One of the most fascinating aspects of Hollywood is the way big-budget movies often spawn imitators.

Sometimes these make a lot of money themselves, like the long series of '80s slasher films that played off the success of Halloween. Sometimes they fail dismally, like 1988's shamelessly E.T. rip-off, Mac and Me. And sometimes the films are never seen at all, like Queen Kong.

The idea behind the film was simple. In 1976, the world got wind of the fact that producer Dino De Laurentiis was remaking King Kong. The movie, which was harnessing the star power of up-an-coming Jeff Bridges and the talents of gorgeous newcomer Jessica Lange, was sure to be a hit. So the Egyptian-born American impresario Frank Agrama decided to make some money of his own.

He decided to go to England and shoot a parody called Queen Kong, which would open in theaters at roughly the same time as De Laurentiis' film. Agrama hoped to make something in the comedic air of Blazing Saddles, which had come out in 1974. Instead, Queen Kong was strange, often terrible and spawned a series of lawsuits that left it banned from theaters.

Part female-empowerment movie and part female-exploitation flick, Queen Kong was centered on the adventures of filmmaker Luce Habit (Rula Lenska), who decides to take her voluptuous, all-woman crew to an island called "Lazanga Where They Do the Konga" to shoot her new movie.

An ardent feminist, Habit needs a man to star in her gender-reversed picture, so she kidnaps a petty criminal named Ray Fay (a nod to the name of Fay Wray, the woman who starred in the original 1933 King Kong, played by Robin Askwith) and takes him to the island. There, the native population of scantily clad women grab Fay and pop him into a gigantic birthday cake that they offer to their local monster, Queen Kong.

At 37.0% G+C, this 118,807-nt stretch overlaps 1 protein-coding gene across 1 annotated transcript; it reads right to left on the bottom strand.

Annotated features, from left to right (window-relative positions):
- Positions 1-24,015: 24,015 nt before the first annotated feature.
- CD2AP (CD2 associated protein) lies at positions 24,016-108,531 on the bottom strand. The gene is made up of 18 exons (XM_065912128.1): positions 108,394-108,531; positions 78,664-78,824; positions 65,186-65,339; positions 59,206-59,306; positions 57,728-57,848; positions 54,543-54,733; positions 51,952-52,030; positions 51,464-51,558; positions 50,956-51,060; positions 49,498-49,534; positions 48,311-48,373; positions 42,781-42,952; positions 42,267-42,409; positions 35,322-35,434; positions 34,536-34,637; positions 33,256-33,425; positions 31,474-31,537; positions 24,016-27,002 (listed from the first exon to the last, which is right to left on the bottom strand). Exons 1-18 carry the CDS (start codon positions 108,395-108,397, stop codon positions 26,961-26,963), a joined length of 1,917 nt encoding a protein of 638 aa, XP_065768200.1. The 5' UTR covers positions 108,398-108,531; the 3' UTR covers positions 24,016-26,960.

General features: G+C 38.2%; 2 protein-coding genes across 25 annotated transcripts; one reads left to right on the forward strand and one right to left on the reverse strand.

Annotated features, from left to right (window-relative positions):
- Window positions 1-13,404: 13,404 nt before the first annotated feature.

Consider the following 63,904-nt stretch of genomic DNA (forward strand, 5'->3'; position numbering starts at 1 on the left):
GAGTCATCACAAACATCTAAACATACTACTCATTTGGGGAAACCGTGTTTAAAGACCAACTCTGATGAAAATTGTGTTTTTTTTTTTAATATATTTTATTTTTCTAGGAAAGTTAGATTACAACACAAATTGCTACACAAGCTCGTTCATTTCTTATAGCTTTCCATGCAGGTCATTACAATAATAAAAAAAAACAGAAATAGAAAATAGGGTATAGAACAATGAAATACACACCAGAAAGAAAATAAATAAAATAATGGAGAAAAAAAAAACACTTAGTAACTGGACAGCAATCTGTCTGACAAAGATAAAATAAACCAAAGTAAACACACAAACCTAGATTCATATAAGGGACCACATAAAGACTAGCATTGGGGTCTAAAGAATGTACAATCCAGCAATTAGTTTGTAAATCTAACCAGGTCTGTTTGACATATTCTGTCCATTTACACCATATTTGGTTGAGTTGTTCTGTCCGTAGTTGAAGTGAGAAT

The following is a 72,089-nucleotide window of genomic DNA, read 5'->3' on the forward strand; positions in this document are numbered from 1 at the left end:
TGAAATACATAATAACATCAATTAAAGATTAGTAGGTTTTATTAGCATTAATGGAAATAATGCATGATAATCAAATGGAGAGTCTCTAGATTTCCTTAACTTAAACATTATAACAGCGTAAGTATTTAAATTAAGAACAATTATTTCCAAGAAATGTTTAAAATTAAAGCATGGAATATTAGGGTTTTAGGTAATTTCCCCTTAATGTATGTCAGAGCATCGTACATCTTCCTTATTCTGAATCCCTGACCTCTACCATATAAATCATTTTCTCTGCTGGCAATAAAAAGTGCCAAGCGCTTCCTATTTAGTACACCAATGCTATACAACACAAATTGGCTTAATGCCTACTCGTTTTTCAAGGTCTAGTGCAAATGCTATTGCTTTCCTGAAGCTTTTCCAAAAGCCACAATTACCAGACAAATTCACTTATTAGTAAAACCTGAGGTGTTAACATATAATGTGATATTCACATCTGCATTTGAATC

The huge ape falls in love with Fay, only to be captured by Habit; she takes the animal back to London, where havoc ensues. All of this echoes the original 1933 movie, except that in this version the ape survives. At the end, she and Fay head back to "Lazanga Where They Do the Konga" to settle down to a life together.

Watch the Trailer for 'Queen Kong'

In many ways, Agrama's money-making plan wasn't a terrible one. The script is ridiculous, but works reasonably well by the standards of the broad comedies of its time – like the Cheech & Chong movies or Ringo Starr's Caveman.

It was obviously made quickly, but Agrama manages to give the movie the feel of having a somewhat larger budget than it actually does. He shot on location around London and at the famed Shepperton Studios in England, where Stanley Kubrick made Dr. Strangelove and A Clockwork Orange, and Led Zeppelin filmed extra concert footage to pad their Madison Square Garden sequence in The Song Remains the Same.

The result comes close to conjuring a kind of hokey charm. One could almost see Queen Kong turning a profit. But Agrama had forgotten one small detail: the litigious lengths to which Hollywood will go to protect its product.

De Laurentiis sued as soon as he got wind of Queen Kong, as did RKO Pictures, which controlled the copyright to King Kong. Both suits were successful, and Agrama's film was buried. It opened on Dec. 10, 1976 in Germany, but was never released theatrically in England or the U.S.

Queen Kong then essentially disappeared from public knowledge until appearing on DVD in Japan in the late '90s, and then in the U.S. in the early 2000s. That finally helped it achieve a certain kind of celebrity among film buffs, particularly those who enjoy luxuriating in other terrible King Kong knock-offs like A.P.E. (1976) from South Korea or The Mighty Peking Man (1977) from Hong Kong.

Is Queen Kong – or others of its ilk – any good? Not really. But it's an entertaining piece of film history, and if you catch this movie in the right mood, it might make you smile.

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